COVID-19 Isn’t the Only Reason to End Homelessness in San Diego, but Change is More Urgent Now Than Ever
By Mitchelle Woodson
SAN DIEGO – The COVID-19 pandemic has exacerbated longstanding inequities that criminalize and punish individuals experiencing homelessness.
Unsheltered San Diegans not only face some of our country’s most expensive home and rental prices, but they must also struggle against discriminatory and unjust policies. Given these circumstances, it is no wonder that San Diego County has the fourth-largest homeless population in the U.S.
In its 2020 Point-in-Time Count, the county’s Regional Task Force on the Homeless (RTFH) identified 7,619 people with no permanent home. Half of them had no shelter at all, meaning they lived in places such as the streets or in vehicles.
When shelter-in-place orders and social distancing policies were implemented in March due to the pandemic, unsheltered individuals were left with extremely limited or no proper safety measures to protect their health.
With affordable housing in short supply in our region, homeless individuals have been forced into congregate emergency shelters where they risk become infected and dying from COVID-19. This is because many of them have preexisting health conditions, such as cardiovascular disease, diabetes and chronic digestive issues that make them vulnerable to the virus.
Unsheltered people are subject to arrest for a myriad of “quality of life” violations, such as sleeping on the sidewalk or living in a car. These kinds of actions are often deployed by law enforcement against individuals experiencing homelessness. Data shows that San Diego law enforcement officers made nearly 12,000 quality of life arrests between 2016 to 2018.
Even in the midst of the COVID-19 pandemic, local law enforcement agencies continue to make these arrests. According to The San Diego Union-Tribune, more than one in four people booked into county jails between March 12 and April 30 – the early days of the pandemic lockdown – were arrested for minor and low-level offenses. These crimes included disturbing the peace, vandalism, evading trolley fare and illegal lodging.
Arresting and jailing people during a pandemic demonstrates a blatant disregard for human life by placing San Diegans in crowded jail facilities, where social distancing is nearly impossible to practice.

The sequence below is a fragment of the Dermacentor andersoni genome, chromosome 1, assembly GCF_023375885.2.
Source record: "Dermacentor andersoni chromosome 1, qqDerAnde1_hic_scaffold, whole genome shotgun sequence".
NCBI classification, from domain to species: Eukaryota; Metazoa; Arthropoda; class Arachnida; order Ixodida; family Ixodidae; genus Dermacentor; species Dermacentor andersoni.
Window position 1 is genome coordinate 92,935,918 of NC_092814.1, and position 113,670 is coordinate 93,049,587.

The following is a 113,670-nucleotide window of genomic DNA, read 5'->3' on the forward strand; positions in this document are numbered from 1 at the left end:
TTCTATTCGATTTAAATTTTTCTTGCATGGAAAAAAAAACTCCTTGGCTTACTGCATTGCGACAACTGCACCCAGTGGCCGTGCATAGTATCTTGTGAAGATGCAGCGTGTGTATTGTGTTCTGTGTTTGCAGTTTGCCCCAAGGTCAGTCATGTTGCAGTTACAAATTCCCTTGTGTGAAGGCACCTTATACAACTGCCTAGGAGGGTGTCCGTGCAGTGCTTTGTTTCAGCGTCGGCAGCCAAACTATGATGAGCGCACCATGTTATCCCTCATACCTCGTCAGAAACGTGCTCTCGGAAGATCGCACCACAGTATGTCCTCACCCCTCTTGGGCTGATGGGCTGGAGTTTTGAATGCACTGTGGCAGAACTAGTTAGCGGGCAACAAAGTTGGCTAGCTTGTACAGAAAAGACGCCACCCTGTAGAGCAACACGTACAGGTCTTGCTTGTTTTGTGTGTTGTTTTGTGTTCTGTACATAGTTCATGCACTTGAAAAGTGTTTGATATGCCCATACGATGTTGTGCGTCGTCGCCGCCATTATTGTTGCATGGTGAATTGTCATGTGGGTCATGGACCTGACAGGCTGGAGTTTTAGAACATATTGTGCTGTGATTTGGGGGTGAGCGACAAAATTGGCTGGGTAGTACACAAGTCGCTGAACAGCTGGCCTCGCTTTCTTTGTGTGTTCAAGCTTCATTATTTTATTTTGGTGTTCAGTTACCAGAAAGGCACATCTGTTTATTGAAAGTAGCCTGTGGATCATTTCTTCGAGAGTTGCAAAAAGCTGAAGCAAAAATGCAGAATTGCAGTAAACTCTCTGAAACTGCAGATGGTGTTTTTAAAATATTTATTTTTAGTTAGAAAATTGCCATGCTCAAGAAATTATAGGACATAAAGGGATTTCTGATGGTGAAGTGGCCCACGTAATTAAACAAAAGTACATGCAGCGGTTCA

This relentless criminalization of poverty not only endangers people’s lives, it creates even more legal barriers for people to access housing and employment, and thus perpetuates conditions that lead to homelessness.
The need for change is even more urgent in the midst of a global pandemic. This should be a time when San Diegans care for and support one another. We can and must address the root causes of homelessness and poverty in our region.
Our elected officials must implement policies that address the unmet needs of our homeless community, such as:
- De-populating emergency shelters and immediately increase investments in non-congregate forms of shelter, such as the Hotel & Motel Voucher Program;
- Prioritizing the development and implementation of affordable housing as a long-term solution; and
- Placing a moratorium on all fines, fees and arrests associated with poverty, especially during this public health emergency.
Government officials and community leaders have taken some steps to minimize the harm in response to this pandemic, such as eviction moratoriums and hotel voucher programs. This demonstrates the power our community has to create a more just and equitable society. Now more than ever, we must stand with our homeless neighbors to demand dignity, justice and a safe, affordable place to live for everyone.
Mitchelle Woodson is the executive director and managing attorney for Think Dignity.